|Author: Zoltán GÁL J.||Original title: Erőnek ereje|
|Publication: vasarnapihirek.hu , Photo:MTI-Balázs MOHAI||Date: Published in the 12/09/2015 issue|
By Brute Force
Are they doing this on purpose, or is this really the best they can do? As if the refugee crisis was holding a magnifying glass above the country, we might have never seen Hungary like this before with such strong contours — in such detail. Beyond the magnifying glass now appears a world that last showed itself in this country in 1944, but there is also a yearning for an inclusive, tolerant, European country. And the distance between the two is not a crack, but an abyss.
This magnifying glass helps explain why this was such an anxious and bad tempered place even before the arrival of the refugees. Why it is that hopelessness has become a permanent feature of our healthcare, chaos has erupted in education and the civil service is incapable of any kind of reform. All because of arrogant politics of strength that simplifies everything, cannot stand complicated issues that are not black and white and cannot be solved by a single sentence “truth.”
Healthcare, education or the civil service are similar to immigration in this regard. If I force myself into the role of a cold observer, which is not easy, and only comment on the execution without mentioning how nasty and cynical the intentions were, the appropriate answer to the question asked in the first sentence seems to be that the impotence of the immigration authorities is not part of some diabolical master plan, but the — so far – gravest and most spectacular failure of a centralized government that rates loyalty above expertise.
Some people consider Viktor Orbán a strong politician because if he decides to erect a sky high iron tower on the top of the Hungarian heart chakra at Dobogókő, a tower will definitely be erected sooner or later. No doubt, previous governments were different: even if the will of the prime minister prevailed over all other interests, the tower probably wasn’t built very high in the end and there was a good chance it was made of aluminium.
The reason Orbán is different is that he doesn’t care about legal barriers, tenders aren’t even mentioned, there is no accounting for public funds, and costs don’t matter when there is always a friendly oligarch available with the right tools for the job. “I ordered it and it has been done, no comment.” This is what a strong politician is like in Hungary.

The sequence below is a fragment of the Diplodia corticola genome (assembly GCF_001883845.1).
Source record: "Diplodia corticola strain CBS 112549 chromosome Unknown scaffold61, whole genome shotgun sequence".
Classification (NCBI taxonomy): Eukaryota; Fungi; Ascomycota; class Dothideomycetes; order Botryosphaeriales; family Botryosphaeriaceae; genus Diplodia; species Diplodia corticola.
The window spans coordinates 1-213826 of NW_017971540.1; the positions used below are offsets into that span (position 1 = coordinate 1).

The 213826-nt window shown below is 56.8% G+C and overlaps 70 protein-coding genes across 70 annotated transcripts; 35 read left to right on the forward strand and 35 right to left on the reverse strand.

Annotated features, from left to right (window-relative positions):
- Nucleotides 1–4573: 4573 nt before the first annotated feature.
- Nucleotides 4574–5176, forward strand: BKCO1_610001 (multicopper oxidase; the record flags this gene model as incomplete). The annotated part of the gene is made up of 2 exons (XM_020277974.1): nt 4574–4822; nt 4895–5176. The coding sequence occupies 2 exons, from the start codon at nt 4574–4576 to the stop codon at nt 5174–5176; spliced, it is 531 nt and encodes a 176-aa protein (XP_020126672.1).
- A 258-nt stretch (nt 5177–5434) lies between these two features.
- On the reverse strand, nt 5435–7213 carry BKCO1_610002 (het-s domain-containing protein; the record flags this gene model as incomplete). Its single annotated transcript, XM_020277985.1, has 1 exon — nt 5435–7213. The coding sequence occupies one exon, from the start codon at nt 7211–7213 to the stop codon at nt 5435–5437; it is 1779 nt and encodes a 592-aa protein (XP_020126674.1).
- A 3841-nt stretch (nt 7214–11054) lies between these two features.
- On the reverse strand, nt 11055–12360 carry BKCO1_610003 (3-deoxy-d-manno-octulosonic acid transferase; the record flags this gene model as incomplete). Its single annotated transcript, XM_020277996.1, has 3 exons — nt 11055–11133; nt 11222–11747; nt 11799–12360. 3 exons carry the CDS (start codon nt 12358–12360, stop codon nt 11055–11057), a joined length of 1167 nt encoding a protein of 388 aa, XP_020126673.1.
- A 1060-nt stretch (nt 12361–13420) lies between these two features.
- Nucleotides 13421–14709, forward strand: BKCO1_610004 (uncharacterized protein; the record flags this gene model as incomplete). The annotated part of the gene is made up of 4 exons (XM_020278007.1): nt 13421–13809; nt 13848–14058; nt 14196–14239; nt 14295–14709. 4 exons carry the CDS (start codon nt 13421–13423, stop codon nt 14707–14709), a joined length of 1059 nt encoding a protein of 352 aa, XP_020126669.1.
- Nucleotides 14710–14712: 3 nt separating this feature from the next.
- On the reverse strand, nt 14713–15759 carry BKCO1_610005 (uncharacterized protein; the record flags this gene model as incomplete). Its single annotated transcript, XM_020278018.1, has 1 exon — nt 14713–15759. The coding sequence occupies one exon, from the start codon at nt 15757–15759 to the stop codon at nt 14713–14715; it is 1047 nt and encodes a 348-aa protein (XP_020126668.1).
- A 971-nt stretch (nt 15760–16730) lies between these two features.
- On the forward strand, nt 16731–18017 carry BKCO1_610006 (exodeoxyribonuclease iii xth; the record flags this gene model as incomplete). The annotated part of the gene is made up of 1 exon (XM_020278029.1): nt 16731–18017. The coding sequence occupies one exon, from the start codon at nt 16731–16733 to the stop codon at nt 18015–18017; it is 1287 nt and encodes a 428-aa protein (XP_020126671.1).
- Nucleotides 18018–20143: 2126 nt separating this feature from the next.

Now this strong politician ordered a fence on the Serbian/Hungarian border. He looked around and there was Csabe Hende Defence Secretary sticking out from his behind, so he gave him the task. Even I know that the few remaining experts of the defence ministry and the military staff produced masses of documents explaining why this was a bad idea. Now that they were proved right, Hende has been booted out of the government to be followed by the superhero Simicskó, the right man to sort this mess out – he voted against the EU, after all.
When the fence doesn’t solve all problems, the strong man finds another miracle cure, send the refugees back to Serbia from the transit zones located on the territory of Hungary.
He forgets to take into account the small detail that, based on current numbers, about 20,000 people are to be crammed daily into these transit zones and if Serbia, following the Hungarian example, suspended its obligation to receive them, a humanitarian catastrophe would be inevitable.
According to the latest news the government has realized that the strong politician’s second miracle weapon has misfired, too, but no worries, there is always a new trick: criminalizing illegal border crossing.
I know facts would only restrict the fantasy of strong men, but still, it might be worth taking a look at the numbers.
There are 13,736 available prison spaces in Hungary, but these are already occupied by 17,500 inmates and the expected number of refugees this year is 160,000.
Rumour has it there isn’t anyone left in Orbán’s inner circle to make him understand that the refugee crisis has no solution, or rather has no Hungarian solution. More precisely, there is no one magical solution.
The Hungarian government cannot stop the tide of refugees with a fence nor with the army mobilized after 50 years of inaction or some new laws, and it couldn’t take them in even if they wanted to stay.
But there are things we are strong enough to do: to treat them with kindness and be grateful for any EU offers to lighten Hungary’s burden. These offers are all based on giving asylum to some – so this is where we should be concentrating our strength.
We keep hearing that ‘Hungarian reforms are working’ and ‘Hungary is doing better’, so providing for a small crowd that would fit into a stadium shouldn’t be an issue, should it? If the Christian roots of the country are now enshrined in the Constitution, we don’t seriously think a few thousand refugees with a different religion will destroy them, do we? We’re very close to the point where it won’t matter anymore whether they are doing it on purpose or are simply incompetent, and the only remaining question will be whose blood will be spilt first in the hell of Röszke, that of a Hungarian policeman or a Syrian refugee. Even brute force won’t make that all right.